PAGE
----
Breakdown update

Our baby on the flatbed

Our baby on the flatbed

We are, tonight, sleeping for a third night in a place we never intended to visit – Salina UT. The truck had some kind of major electrical problem which prevented it from running smoothly. Compounding that problem was our older battery (the truck has 2) which decided to pile on and fail. I was unable to even start the truck this morning (in 30-degree temperatures, with frost on the windshield) to drive it 100 yards to the repair shop. It just barely turned over and acted as if both batteries were completely drained. When I tried to start it again, about 15 seconds later, it started fine, no problem at all. But the clock had been reset because the voltage had gone so low, temporarily, that it couldn’t keep its time. Weird.

Anyway, I got the truck to the shop around 9am. Fortunately they were actually working today (Columbus Day). But the mechanic admitted that he had never worked on a DuraMax engine and from what he could see of the problem the cylinder head would have to be removed – very expensive! He recommended that I have it towed 20 miles to Richfield to the GMC dealer there.

I called the GMC dealership and they agreed to take a look, but made no promises on when it could be worked on. Lacking any other options, I loaded the truck onto a flatbed for a $150 mile trip to the dealership.

I told the dealership that I would need a rental car, assuming that there was no possibility that they would be able to diagnose and fix the problem in one afternoon. They gave me the number of the local Enterprise office. I called. No cars. Maybe some later today. I left my number and asked them to call me back when they had a car.

Being noon and having nothing better to do, I walked the 1.5 miles to the Enterprise office. Closed for lunch. So I walked over to a drive-in diner and had a decent lunch. After lunch I checked the Enterprise office again. Still closed. So I walked the half mile to the only other car rental place in town, housed at the local Ford dealership. They had cars, so I rented one, drove to the nearby Walmart to do a bit of shopping, then drove back to the GMC dealership where they were busy diagnosing my problem. I sat and waited and an hour later – around 2:30pm – the service manager came to me, said they think they had found the problem and could fix it in about 1.5 hours. I gave my blessing.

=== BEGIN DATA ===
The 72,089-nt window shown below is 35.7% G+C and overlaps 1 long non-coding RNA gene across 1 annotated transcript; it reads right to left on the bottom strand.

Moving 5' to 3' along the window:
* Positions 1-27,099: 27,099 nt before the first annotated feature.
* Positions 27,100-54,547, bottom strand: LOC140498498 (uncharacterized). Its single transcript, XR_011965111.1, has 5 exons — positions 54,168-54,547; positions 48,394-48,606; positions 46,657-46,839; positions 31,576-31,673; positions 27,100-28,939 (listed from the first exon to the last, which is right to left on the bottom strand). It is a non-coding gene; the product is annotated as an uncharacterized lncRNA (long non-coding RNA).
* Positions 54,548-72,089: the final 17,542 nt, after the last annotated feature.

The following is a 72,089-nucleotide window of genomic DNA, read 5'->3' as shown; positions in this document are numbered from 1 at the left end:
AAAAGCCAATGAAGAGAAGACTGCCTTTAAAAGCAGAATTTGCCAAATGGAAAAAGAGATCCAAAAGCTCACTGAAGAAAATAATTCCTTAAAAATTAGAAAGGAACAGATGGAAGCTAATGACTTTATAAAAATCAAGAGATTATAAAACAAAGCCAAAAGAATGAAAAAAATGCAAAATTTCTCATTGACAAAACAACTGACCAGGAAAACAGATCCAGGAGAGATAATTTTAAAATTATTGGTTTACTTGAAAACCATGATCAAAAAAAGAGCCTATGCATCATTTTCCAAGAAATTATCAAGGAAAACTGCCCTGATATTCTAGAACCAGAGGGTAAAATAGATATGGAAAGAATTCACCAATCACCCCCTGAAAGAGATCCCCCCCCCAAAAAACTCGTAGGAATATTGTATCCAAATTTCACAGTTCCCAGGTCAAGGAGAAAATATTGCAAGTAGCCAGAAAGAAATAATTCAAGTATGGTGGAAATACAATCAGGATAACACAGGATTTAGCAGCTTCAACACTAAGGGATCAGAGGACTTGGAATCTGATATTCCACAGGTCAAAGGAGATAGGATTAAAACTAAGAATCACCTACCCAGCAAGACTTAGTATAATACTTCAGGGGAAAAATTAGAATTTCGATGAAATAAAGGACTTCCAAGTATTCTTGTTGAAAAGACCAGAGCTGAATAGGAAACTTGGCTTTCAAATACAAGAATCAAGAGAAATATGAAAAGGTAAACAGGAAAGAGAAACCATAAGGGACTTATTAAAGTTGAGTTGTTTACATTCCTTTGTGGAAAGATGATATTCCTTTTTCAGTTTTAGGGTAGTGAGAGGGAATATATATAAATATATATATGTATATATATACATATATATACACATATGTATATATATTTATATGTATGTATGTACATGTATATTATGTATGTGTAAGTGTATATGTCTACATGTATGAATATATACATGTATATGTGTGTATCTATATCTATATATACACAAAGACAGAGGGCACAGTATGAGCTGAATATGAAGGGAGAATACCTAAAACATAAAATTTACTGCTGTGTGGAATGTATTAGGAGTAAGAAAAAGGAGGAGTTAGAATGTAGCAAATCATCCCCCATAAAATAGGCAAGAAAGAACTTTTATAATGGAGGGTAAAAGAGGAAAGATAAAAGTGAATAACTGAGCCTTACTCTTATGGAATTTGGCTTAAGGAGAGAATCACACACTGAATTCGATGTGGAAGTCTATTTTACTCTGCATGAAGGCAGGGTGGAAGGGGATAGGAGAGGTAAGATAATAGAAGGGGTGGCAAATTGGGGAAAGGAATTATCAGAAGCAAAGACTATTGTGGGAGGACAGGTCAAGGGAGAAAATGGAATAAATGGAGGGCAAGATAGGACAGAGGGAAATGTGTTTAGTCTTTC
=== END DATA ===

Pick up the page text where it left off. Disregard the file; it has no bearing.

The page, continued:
I got the truck back around 4:30 and immediately set off on a 10-mile test drive on local streets and I-70. Everything seemed fine. However, I won’t be convinced that the problem is truly fixed until I try towing the RV. So tomorrow morning we are going to hitch up, travel the 20 miles to the GMC dealership and, if everything is fine, pick up the rental car, return it and set off on the next leg of our journey.

If we have problems during that towing test drive we will limp to whatever RV campground is most convenient, unhitch, drive the truck back to the dealership, leave it for additional diagnostics, pick up the car and return to the RV.

And settle in for however long it takes.

The electrical problem was caused by a faulty injector connector. Cost of the part: $89. Cost of the new battery: $124. Total cost, with tow: about $600. Not cheap but cheaper than any kind of fix that would have required removal of the cylinder head.

Needless to say, we are praying that the problem is truly fixed. We want to continue on our way. It is becoming rather urgent that we get across the Rockies soon: Denver had 4 inches of snow last night.

Keeping fingers crossed for a successful test drive tomorrow…

Oh – I am still waiting for Enterprise to call back.

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